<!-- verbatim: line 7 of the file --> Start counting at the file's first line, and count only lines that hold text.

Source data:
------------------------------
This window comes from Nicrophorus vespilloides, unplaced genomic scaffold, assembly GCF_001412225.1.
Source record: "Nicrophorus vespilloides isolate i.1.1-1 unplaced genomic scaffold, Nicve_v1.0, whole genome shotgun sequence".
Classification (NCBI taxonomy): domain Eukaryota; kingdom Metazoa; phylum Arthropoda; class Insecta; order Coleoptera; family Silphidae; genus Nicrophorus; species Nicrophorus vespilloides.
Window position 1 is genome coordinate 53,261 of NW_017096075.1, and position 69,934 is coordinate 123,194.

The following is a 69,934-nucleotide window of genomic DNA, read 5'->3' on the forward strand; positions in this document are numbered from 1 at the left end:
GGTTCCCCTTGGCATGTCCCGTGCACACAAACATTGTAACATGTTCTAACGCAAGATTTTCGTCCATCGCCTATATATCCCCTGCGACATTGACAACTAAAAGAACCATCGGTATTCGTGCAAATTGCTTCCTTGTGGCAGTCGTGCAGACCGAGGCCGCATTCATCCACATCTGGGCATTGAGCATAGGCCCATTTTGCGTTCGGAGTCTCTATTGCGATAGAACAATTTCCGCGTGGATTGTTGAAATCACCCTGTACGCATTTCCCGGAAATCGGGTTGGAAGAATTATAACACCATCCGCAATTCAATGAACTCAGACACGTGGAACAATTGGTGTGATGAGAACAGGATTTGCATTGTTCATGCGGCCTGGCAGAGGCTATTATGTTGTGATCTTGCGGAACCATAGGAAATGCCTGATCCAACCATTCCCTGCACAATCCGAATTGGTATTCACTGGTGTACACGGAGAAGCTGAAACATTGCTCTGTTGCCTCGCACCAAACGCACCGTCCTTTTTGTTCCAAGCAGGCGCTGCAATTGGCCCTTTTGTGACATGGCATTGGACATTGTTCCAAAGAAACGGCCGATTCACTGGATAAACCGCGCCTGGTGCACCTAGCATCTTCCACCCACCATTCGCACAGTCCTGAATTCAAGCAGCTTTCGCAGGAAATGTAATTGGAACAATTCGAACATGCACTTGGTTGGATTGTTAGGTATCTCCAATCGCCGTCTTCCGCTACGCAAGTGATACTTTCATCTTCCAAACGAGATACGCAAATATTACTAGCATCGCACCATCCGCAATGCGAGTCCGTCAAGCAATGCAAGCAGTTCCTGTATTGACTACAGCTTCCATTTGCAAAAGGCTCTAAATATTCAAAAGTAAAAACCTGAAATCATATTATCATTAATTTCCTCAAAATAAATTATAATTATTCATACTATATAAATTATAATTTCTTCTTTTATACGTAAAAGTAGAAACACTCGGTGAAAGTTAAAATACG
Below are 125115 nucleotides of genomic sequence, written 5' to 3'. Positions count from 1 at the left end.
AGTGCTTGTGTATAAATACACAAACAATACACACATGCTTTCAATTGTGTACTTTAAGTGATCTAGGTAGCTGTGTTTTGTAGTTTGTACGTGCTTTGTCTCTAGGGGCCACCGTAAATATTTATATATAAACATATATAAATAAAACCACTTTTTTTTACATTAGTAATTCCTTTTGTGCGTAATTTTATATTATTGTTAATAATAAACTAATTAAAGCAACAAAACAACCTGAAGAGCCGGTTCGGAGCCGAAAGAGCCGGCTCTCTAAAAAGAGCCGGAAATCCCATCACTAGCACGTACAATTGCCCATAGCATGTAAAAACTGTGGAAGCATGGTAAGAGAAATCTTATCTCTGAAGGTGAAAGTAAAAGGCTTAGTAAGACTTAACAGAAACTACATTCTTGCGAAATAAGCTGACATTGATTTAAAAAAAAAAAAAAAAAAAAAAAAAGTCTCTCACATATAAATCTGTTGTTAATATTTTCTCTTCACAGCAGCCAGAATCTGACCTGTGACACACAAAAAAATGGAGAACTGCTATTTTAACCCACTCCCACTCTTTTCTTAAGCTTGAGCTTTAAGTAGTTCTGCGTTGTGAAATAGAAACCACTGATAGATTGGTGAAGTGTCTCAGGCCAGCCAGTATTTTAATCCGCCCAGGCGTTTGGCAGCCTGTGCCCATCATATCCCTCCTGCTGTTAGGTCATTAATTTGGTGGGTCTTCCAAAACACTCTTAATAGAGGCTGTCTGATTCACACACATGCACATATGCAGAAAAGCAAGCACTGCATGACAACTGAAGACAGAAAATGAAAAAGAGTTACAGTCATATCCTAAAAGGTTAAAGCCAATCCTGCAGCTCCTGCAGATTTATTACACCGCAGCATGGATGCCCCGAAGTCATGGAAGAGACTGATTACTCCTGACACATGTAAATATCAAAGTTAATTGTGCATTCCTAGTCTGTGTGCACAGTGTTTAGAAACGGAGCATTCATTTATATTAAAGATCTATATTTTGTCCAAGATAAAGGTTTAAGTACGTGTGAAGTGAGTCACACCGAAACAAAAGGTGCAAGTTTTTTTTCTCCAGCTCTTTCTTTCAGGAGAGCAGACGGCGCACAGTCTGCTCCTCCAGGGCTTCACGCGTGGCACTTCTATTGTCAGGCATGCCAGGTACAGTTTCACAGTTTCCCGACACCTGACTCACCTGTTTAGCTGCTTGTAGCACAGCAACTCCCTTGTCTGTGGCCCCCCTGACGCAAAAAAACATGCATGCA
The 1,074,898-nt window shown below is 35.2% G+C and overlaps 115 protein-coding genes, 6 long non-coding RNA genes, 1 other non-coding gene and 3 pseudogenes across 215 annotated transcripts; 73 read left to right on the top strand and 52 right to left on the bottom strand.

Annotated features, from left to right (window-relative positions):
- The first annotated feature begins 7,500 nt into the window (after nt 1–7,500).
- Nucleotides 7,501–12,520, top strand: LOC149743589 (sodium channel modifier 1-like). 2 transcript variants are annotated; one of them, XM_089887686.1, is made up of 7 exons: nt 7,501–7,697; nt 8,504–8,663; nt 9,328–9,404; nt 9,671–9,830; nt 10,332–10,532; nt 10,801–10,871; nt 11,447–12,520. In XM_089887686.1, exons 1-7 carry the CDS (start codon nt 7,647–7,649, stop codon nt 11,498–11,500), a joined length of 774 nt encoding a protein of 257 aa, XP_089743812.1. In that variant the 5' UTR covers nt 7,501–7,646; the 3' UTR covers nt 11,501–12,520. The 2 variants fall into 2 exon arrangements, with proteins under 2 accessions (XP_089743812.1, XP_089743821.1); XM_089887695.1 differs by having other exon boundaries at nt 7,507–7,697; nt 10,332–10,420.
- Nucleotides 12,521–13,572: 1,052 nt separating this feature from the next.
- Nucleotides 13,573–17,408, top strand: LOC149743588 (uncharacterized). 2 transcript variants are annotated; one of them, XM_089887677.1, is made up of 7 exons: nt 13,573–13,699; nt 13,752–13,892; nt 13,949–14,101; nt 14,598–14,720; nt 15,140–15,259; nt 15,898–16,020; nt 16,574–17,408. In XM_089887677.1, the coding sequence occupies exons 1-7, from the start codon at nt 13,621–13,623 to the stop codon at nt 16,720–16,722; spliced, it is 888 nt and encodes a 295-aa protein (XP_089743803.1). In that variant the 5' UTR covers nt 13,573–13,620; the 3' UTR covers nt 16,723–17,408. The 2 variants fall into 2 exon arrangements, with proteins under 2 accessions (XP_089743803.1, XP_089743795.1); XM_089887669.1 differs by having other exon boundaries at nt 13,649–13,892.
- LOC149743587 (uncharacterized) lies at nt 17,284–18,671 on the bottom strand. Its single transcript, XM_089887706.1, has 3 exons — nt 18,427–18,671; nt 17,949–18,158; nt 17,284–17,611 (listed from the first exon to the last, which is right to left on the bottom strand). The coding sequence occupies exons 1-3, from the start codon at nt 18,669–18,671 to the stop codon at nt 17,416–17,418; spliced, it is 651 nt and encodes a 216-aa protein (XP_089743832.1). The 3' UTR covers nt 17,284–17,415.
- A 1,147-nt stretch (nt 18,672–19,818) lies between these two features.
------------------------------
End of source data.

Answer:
Below are 125115 nucleotides of genomic sequence, written 5' to 3'. Positions count from 1 at the left end.